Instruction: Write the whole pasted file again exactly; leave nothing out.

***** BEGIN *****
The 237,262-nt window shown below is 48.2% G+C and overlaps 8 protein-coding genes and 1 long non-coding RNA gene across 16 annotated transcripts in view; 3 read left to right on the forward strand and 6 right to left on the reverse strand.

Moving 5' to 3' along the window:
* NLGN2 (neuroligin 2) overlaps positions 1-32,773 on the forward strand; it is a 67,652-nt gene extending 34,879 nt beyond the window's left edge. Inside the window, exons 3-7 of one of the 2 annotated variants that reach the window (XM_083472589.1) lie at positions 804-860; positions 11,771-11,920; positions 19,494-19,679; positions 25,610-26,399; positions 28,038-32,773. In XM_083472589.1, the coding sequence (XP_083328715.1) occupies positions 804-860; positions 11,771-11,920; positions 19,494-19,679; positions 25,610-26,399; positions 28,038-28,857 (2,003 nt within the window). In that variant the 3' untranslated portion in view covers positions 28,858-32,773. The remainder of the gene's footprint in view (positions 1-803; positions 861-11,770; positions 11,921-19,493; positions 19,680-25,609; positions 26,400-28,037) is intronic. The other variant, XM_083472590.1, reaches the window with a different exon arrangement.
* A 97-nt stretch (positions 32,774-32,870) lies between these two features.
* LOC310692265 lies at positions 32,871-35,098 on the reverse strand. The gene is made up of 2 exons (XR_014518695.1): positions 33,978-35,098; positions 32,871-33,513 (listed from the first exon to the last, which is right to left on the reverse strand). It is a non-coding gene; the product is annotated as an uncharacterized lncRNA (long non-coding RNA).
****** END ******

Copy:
The 237,262-nt window shown below is 48.2% G+C and overlaps 8 protein-coding genes and 1 long non-coding RNA gene across 16 annotated transcripts in view; 3 read left to right on the forward strand and 6 right to left on the reverse strand.

Moving 5' to 3' along the window:
* NLGN2 (neuroligin 2) overlaps positions 1-32,773 on the forward strand; it is a 67,652-nt gene extending 34,879 nt beyond the window's left edge. Inside the window, exons 3-7 of one of the 2 annotated variants that reach the window (XM_083472589.1) lie at positions 804-860; positions 11,771-11,920; positions 19,494-19,679; positions 25,610-26,399; positions 28,038-32,773. In XM_083472589.1, the coding sequence (XP_083328715.1) occupies positions 804-860; positions 11,771-11,920; positions 19,494-19,679; positions 25,610-26,399; positions 28,038-28,857 (2,003 nt within the window). In that variant the 3' untranslated portion in view covers positions 28,858-32,773. The remainder of the gene's footprint in view (positions 1-803; positions 861-11,770; positions 11,921-19,493; positions 19,680-25,609; positions 26,400-28,037) is intronic. The other variant, XM_083472590.1, reaches the window with a different exon arrangement.
* A 97-nt stretch (positions 32,774-32,870) lies between these two features.
* LOC310692265 lies at positions 32,871-35,098 on the reverse strand. The gene is made up of 2 exons (XR_014518695.1): positions 33,978-35,098; positions 32,871-33,513 (listed from the first exon to the last, which is right to left on the reverse strand). It is a non-coding gene; the product is annotated as an uncharacterized lncRNA (long non-coding RNA).